What's better about Ruby than Python?
mertz at gnosis.cx
Wed Aug 20 05:17:36 CEST 2003
Alexander Schmolck <a.schmolck at gmx.net> wrote previously:
|Anyway, I still don't see a compelling reason why class statements
|couldn't/shouldn't be mutating, rather than rebinding. Is there one?
I don't think there is any reason why the statement 'class' COULD NOT do
what you describe. But doing so seems much less Pythonic to me.
In Python, there are a bunch of statements or patterns that ALWAYS and
ONLY binds names. Having something that sometimes binds names, and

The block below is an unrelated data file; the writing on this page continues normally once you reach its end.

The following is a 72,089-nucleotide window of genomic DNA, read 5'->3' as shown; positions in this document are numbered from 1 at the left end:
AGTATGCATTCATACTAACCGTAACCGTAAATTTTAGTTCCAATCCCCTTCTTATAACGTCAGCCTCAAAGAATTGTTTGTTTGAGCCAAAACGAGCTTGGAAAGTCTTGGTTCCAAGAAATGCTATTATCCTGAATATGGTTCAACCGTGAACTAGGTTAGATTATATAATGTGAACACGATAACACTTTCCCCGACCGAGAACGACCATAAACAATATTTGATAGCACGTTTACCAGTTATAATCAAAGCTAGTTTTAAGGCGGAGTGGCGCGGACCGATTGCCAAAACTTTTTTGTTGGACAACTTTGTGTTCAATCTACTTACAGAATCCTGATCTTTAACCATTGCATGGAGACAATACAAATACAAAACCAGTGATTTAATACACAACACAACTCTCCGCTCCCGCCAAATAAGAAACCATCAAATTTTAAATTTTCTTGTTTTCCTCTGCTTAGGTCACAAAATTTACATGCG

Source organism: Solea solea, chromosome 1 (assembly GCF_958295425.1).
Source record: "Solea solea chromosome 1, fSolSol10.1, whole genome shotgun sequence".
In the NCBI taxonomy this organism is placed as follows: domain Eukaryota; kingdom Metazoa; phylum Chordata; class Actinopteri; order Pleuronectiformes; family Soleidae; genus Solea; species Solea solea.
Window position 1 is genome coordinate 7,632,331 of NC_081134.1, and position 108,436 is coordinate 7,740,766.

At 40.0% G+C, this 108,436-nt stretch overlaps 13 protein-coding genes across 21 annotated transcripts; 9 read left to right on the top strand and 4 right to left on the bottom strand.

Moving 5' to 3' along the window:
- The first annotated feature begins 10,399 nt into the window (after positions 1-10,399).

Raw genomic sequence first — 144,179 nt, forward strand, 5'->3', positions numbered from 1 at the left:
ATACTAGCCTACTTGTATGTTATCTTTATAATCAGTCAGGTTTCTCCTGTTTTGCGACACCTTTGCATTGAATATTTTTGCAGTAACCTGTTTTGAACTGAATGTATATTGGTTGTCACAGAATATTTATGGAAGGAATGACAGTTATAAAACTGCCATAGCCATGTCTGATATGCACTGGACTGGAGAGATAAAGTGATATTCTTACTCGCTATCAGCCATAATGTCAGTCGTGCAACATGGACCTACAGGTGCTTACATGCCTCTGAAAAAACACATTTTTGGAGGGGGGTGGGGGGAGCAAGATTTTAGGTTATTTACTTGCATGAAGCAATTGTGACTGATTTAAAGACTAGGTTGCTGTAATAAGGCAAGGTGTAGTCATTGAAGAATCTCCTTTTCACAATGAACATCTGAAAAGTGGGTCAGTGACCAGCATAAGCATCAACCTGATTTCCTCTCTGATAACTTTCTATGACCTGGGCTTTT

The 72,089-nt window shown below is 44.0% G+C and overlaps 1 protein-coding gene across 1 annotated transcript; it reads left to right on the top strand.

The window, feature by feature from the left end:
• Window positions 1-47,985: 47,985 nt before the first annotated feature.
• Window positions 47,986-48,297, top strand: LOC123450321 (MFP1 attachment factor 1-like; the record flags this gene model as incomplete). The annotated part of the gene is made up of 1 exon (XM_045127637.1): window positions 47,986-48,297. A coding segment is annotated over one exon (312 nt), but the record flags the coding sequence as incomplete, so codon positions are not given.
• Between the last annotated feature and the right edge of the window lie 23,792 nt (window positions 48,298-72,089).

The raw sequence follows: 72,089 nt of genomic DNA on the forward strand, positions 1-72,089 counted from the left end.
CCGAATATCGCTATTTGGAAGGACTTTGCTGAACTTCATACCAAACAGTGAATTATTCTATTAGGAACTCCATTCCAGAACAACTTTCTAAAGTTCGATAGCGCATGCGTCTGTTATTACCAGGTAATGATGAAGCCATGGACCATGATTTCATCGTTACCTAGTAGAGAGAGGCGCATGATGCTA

other times mutates objects... and you cannot tell the difference
without finding something that may be far away in the code.... well,
that's not how Pythonistas like to think about code.
In the first appendix to my book (<http://gnosis.cx/TPiP> for the free
version) I make quite a point of explaining what Python does without the
sort of "convenient fiction" that most intros/summaries use. That is,
usually the difference between binding a name and assigning a value is
sort of brushed over, I guess so previous C, Pascal, Perl, Basic, etc.
programmers won't get freaked out. I know Alexander already knows
this... but heck, why miss some self-aggrandizement?
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